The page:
Login
Password

Forgot your password?

Natural Catnip Has A Long History As A Healing Herb

By Edited Nov 13, 2013 0 0

Catnip Is A Healing Herb
Did you know that natural catnip isn't just for cats? This easy-to-grow herbal healer has been used for hundreds of years to cure colds, toothaches, and insomnia. Catnip is a European native that migrated to the United States along with the early settlers. It now grows wild across the country.

Things You Will Need

What To Look For When Buying Catnip

Always buy organic catnip to avoid being exposed to any pesticides that may have been used when the plant was grown or dried. Organic catnip is readily available at health food stores and online. The dried catnip should only contain leaves and flowers, with no stems. It should be green, not gray. Gray catnip means it was dried either in the sun, or in a hot place, both of which will destroy its healing properties. It should smell like catnip. It it doesn't, it's probably too old to use.

How To Make Catnip Tea
Herb Tea Is Easy To Make

It's easy to make tea from either dried or fresh catnip leaves and flowers. When using dried herb, use a little less, as it's more concentrated. Use about one teaspoon of dried herb, or two of the fresh leaves to a cup of boiling water. Cover the cup with a saucer and let it steep for ten to fifteen minutes. Strain the leaves out, sweeten to taste with stevia or honey, and drink.

Catnip - An Herbal Insomnia Remedy For Humans


Everyone is familiar with the effects of catnip on our feline friends. Nepetalactone is what causes all this silly behavior in cats, but it has the exact opposite effect on people. Nepetalactone is very similar in structure to the compounds found in valerian, which is a well-known herbal sedative. This is why catnip tea is such an effective herbal insomnia remedy for many people. A cup before bedtime is recommended to help you sleep.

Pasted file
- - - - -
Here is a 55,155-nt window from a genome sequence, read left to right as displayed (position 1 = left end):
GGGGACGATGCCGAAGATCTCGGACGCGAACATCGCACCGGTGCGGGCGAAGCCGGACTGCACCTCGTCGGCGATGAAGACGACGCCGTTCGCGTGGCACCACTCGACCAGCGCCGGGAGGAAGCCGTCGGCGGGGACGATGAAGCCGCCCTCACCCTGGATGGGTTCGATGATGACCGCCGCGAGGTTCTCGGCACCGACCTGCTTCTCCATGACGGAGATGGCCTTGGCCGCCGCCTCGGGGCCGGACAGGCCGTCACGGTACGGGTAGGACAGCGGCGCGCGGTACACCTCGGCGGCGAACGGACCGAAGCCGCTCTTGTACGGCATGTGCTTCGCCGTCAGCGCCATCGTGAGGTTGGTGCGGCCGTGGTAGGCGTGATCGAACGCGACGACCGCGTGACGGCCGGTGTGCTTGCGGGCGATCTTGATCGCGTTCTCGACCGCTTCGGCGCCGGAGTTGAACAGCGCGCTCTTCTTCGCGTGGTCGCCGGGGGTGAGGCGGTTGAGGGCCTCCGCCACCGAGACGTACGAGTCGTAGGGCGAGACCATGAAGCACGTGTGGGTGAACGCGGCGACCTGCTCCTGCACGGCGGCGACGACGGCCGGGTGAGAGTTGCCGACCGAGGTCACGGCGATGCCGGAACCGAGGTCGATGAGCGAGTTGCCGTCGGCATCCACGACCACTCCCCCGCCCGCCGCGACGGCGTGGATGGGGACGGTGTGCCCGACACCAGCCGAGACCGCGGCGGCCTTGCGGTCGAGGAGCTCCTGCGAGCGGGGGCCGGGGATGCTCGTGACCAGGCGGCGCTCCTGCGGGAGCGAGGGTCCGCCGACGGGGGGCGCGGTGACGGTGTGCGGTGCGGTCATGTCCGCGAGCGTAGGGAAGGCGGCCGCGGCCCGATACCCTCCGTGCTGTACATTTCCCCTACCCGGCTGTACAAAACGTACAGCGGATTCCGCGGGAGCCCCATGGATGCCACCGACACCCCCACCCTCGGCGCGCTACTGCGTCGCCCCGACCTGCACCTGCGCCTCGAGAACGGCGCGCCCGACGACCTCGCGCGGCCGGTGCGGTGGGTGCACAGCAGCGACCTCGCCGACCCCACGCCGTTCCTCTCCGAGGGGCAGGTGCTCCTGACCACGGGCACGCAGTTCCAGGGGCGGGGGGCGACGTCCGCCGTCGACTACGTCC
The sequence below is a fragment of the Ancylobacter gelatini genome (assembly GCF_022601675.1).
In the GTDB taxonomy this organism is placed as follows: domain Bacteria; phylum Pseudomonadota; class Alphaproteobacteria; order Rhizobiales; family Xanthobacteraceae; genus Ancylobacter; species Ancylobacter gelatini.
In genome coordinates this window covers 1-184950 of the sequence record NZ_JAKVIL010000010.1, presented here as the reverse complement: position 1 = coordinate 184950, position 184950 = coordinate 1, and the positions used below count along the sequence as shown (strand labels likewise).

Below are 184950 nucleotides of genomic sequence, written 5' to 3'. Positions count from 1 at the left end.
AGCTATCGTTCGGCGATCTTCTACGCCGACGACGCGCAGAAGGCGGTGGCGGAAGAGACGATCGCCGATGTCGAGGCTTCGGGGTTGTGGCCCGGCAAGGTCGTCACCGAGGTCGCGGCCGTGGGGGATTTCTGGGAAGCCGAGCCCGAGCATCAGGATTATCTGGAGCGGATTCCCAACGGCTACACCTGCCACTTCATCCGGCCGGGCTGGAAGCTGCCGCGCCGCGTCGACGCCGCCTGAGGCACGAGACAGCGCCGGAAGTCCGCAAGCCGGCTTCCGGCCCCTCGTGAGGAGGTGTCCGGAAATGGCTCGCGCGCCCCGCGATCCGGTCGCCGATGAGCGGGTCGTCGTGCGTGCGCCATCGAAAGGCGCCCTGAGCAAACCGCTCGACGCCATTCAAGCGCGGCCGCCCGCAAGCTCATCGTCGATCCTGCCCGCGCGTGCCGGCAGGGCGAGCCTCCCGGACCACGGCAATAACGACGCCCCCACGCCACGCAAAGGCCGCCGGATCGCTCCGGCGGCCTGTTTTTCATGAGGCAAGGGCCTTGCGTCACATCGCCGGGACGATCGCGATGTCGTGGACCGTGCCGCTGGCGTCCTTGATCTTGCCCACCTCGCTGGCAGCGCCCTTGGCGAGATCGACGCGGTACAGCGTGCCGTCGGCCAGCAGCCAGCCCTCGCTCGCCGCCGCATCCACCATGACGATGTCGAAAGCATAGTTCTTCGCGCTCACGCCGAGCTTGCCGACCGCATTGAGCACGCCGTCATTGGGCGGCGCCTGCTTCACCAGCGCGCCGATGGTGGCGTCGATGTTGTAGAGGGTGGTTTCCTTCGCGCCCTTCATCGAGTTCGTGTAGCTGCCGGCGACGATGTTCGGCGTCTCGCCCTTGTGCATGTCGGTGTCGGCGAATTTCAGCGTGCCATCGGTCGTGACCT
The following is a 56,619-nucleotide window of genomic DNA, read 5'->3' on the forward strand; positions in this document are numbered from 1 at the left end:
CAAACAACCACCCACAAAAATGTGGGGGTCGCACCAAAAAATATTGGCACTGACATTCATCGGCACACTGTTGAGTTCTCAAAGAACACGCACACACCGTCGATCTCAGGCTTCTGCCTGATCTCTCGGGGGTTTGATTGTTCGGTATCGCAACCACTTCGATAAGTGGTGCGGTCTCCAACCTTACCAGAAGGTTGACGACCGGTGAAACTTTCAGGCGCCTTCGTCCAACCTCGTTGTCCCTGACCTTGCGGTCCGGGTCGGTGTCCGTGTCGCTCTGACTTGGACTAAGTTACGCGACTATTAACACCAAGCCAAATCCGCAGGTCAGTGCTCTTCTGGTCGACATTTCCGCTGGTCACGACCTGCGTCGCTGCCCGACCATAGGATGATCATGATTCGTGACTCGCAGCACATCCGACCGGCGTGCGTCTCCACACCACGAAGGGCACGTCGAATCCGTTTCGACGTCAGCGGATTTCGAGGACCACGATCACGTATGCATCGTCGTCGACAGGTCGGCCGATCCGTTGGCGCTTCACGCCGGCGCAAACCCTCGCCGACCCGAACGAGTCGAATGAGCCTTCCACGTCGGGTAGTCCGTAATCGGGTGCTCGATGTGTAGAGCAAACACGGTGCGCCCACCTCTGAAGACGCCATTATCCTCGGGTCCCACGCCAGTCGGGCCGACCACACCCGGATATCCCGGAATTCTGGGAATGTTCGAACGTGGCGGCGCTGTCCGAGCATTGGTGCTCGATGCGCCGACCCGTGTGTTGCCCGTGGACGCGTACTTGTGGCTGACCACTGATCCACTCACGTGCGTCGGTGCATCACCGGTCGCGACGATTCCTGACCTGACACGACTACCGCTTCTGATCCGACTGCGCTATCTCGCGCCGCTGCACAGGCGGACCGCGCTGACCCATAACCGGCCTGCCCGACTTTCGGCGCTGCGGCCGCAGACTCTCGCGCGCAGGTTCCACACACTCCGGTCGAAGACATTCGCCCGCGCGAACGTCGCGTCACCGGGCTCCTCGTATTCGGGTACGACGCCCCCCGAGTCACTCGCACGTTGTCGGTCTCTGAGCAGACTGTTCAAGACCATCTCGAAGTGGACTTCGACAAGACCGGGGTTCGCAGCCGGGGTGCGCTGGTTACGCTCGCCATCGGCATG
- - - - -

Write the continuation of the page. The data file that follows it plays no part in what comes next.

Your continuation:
Looking for an Herbal Flu Remedy?

With the start of the flu season, many folks are interested in an herbal flu remedy. Catnip tea is a natural treatment for any respiratory infection, as well as for measles and chicken pox. It works by stimulating sweating, which helps to bring down a fever. Inhaling the steam from this herbal tea is useful for opening blocked sinuses as well. Drink two or three cups a day when you're fighting a cold.

Catnip tea is also effective for digestive problems, including upset stomachs, gas, and diarrhea. A weak catnip tea is an old home remedy for colicky babies, as well. It relieves the pain, and helps the little one to sleep, too.

Traditional Home Remedy for Toothaches

If you're suffering from a toothache, and can't get to the dentist right away, catnip is an old traditional remedy among residents of the Appalachian Mountains. Take a few fresh leaves and tear them up. Apply the leaves directly to the gums and teeth to relieve the pain right away. Dried catnip is effective too, but takes a little longer to work.

Sore Eyes? Catnip Tea Will Help

If your eyes are inflamed from allergies or a cold, make an herbal eyewash from three cups of water and five teaspoons of fresh catnip leaves. Bring the water to a boil, and add the leaves. Remove from the heat, cover, and let sit for about an hour. Strain the tea, and keep it in the fridge in a clean jar. This can be used in an eye cup several times a day. Or pour some of it on a clean cloth, warm it in the microwave for a few seconds (don't get it too hot), and put the cloth over the eyes. Instant relief!

Catnip Isn't Just For Cats!
Remember that catnip isn't just for cats. This versatile herb has a long history as an herbal healer.

Tips & Warnings

For children and babies, catnip extract is probably easier to use. Just add a drop or two of the herbal tincture to a favorite drink.

Catnip is a safe herb to use, but you should avoid it if you're pregnant or have any menstrual problems, because it's known to cause uterine contractions.

Advertisement

Comments

Add a new comment - No HTML
You must be logged in and verified to post a comment. Please log in or sign up to comment.

Explore InfoBarrel

Auto Business & Money Entertainment Environment Health History Home & Garden InfoBarrel University Lifestyle Sports Technology Travel & Places
© Copyright 2008 - 2016 by Hinzie Media Inc. Terms of Service Privacy Policy XML Sitemap

Follow InfoBarrel